Some older currencies were also "premined," Renzetti explained, meaning the currencies launched with a set of coins already in the creators' control. Premining helped some coins get off the ground by letting creators give them away to target users, or sell them IPO-style to raise money to promote the coins. But investors and miners are now wary of the practice after a series of "pump-and-dump" style scams where creators dumped their premined coins, then essentially abandoned their currencies.
"For anyone coming in the game right now, it would be very, very difficult," said Renzetti, who added that he still thinks different geographical regions and different industries will ultimately settle on different digital currencies. "You would have to have money to do it, because the idea of having a premined coin is not gonna happen any more. The community won't allow it."
For anyone coming in the game right now, it would be very, very difficult.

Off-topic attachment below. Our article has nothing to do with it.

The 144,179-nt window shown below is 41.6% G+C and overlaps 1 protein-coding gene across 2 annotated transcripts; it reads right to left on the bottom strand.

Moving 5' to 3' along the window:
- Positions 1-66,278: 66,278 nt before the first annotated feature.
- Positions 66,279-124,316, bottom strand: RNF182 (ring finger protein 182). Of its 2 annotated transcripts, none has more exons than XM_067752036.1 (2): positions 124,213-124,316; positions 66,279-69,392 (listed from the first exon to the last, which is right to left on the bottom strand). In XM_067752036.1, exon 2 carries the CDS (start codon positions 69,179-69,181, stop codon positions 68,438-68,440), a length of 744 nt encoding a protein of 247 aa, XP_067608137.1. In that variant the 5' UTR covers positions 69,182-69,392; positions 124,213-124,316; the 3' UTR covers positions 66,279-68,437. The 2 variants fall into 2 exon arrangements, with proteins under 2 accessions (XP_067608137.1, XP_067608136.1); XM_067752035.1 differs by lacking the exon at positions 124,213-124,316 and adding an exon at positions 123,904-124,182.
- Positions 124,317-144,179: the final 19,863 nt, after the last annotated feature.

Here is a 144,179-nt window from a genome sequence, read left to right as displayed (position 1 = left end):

Alongside the announcements of new coins on Bitcoin Talk are warnings about poorly planned coins and outright scams, sometimes called "shitcoins." In some cases, users have even spotted hidden premines embedded in the source code powering various coins, usually letting the creator of the first blocks in a coin's chain claim arbitrarily large rewards, letting coinmakers secretly sell large quantities of the coin as soon as exchanges open.
"Let me describe the scenario," one Bitcoin Talk user wrote in warning of a possible scam. "Dev releases some shitty [anonymity] system, gets all the IPO money. Dumps all the hidden premine and vanishes into the crypto-fog."
With premining out of fashion, coin creators should expect to spend about 10 Bitcoin of their own funds supporting a launch, one of the anonymous creators of GroinCoin wrote me in an email. That includes developer time for the coin software and website, ads and marketing, and coins for targeted giveaways and "faucets"— websites and automated programs that distribute coins either for free or in exchange for promoting the coin online.